The effect of life skills instruction on locus of control in adult male inmates

Ann Marie Conerly

Abstract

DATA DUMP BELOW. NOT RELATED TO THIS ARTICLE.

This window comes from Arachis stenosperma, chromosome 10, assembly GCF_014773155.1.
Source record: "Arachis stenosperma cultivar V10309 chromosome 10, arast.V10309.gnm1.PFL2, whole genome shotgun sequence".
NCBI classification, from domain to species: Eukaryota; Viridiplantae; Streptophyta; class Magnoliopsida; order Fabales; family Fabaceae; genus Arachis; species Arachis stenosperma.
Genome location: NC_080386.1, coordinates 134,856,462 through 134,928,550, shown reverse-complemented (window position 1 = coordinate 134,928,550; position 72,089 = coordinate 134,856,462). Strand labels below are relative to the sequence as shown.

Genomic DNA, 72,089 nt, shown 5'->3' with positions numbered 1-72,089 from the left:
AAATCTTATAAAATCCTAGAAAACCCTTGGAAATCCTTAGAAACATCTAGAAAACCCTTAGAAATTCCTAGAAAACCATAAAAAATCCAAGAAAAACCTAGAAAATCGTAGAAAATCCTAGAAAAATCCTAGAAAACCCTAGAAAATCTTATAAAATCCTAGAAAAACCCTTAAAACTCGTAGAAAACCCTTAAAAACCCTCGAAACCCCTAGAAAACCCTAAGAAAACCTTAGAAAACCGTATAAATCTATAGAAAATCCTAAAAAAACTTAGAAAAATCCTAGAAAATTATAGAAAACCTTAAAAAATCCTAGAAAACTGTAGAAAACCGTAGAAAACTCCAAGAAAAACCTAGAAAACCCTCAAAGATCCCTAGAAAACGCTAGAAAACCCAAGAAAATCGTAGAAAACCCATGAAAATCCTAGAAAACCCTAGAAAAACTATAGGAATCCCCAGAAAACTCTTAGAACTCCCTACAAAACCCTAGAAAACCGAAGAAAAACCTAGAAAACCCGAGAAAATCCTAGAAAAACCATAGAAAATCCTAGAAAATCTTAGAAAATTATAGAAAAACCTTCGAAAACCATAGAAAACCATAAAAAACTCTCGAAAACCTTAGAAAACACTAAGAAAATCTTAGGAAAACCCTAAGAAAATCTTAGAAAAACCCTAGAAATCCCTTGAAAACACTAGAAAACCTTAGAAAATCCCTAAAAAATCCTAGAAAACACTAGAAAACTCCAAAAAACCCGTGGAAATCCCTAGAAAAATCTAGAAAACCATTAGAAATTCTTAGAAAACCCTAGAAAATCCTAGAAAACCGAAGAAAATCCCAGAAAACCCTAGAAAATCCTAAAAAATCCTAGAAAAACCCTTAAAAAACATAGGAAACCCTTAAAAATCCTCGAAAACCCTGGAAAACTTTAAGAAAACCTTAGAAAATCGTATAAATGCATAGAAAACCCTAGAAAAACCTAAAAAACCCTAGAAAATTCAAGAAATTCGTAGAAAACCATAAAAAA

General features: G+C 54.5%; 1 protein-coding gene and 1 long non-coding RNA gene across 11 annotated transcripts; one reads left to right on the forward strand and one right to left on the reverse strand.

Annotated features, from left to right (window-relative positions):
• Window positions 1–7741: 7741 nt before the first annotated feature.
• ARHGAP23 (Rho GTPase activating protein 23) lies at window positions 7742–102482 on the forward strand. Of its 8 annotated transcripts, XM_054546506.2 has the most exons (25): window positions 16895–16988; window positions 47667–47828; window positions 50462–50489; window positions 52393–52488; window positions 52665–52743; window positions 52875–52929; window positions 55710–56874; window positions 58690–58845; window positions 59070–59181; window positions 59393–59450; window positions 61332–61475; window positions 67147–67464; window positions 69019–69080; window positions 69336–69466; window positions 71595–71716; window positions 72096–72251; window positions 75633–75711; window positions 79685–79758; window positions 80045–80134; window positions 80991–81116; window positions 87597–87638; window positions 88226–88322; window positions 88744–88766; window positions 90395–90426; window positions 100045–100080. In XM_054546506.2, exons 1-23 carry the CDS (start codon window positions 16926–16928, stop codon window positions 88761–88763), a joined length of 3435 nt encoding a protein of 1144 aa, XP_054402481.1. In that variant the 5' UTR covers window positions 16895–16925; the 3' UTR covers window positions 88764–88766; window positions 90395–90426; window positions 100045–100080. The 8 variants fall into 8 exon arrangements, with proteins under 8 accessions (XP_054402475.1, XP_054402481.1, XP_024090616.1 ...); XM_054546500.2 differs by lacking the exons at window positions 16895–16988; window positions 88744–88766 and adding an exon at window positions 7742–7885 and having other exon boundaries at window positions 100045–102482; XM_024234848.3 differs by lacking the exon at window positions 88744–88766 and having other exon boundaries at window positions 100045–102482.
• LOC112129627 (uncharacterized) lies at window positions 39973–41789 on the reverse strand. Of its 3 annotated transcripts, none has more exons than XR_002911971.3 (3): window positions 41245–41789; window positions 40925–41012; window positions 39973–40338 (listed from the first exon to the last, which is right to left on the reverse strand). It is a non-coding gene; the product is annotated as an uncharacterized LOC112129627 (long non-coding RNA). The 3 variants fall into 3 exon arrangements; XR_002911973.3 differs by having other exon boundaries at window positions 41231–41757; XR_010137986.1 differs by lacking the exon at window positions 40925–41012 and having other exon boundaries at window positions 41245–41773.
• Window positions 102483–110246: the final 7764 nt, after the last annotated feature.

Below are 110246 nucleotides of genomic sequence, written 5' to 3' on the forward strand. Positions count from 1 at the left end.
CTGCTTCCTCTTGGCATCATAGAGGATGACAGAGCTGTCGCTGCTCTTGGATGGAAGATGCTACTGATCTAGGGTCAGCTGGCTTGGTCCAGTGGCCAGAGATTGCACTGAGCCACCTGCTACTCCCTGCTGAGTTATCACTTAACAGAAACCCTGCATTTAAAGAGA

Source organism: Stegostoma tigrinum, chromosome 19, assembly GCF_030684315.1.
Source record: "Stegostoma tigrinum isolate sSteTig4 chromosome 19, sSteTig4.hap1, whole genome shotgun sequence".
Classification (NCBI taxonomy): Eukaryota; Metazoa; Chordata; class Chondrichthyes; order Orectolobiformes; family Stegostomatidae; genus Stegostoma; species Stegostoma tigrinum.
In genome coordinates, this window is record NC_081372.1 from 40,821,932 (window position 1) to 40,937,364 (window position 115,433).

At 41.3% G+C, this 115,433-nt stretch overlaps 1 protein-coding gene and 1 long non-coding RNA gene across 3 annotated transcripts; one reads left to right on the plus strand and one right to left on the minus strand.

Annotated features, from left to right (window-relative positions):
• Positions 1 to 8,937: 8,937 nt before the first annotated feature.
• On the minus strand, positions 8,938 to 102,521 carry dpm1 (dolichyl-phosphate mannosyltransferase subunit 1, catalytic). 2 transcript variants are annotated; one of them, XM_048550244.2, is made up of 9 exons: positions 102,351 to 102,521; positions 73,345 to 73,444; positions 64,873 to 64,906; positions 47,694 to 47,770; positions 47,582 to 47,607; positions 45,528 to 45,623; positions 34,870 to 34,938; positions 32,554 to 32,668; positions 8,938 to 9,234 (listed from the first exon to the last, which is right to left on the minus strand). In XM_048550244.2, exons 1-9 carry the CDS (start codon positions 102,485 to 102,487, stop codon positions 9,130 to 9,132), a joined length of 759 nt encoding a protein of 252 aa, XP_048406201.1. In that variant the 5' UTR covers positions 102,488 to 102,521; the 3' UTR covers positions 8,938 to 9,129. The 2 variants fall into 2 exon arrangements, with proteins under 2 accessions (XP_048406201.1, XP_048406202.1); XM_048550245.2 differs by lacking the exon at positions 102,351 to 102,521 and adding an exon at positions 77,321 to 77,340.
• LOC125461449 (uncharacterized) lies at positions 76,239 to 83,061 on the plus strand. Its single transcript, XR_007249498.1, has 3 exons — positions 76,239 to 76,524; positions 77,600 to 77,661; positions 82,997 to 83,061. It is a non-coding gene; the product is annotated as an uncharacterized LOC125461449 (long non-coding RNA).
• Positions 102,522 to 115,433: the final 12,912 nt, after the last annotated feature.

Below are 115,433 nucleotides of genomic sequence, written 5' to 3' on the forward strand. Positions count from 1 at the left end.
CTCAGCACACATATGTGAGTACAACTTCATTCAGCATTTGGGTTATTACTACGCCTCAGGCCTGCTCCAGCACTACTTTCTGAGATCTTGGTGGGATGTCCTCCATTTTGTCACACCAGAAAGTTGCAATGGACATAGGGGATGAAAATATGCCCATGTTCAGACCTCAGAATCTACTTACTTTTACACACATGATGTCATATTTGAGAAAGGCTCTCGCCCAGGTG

The purpose of this study was to examine the effects of life skills instruction on the locus of control of inmates who participated in the Basic Life Skills Program at South Mississippi Correctional Institute. The concept of locus of control has been determined to be a critical factor in the rehabilitation of criminal offenders. Offenders are more likely to have a successful reintegration into society if their locus of control is more internally oriented, meaning that they take responsibility for their situation and believe that they can make positive changes in their lives. The Basic Life Skills Program is an intensive ten-week program for inmates within one year of release which deals with issues such as problem solving, values clarification, effective communication, family issues, self image, and conflict resolution. This study employed a quasi-experimental design, with one group acting as a control group and the other group serving as the experimental group, which participated in the life skills program. The groups were pre-tested and post-tested using the Prison Locus of Control Scale, which includes the following scores: (1) Total Locus of Control Score; (2) Control Issues Subscore; and (3) Self Efficacy Subscore. It was discovered that there were statistically significant differences between the scores of the control and experimental groups with regard to all three scores. The experimental group showed great improvement in each of the three areas, indicating that upon completion of the program they felt more in control of their own circumstances and believed that they were able to make the necessary changes to improve their chances of success upon release from prison.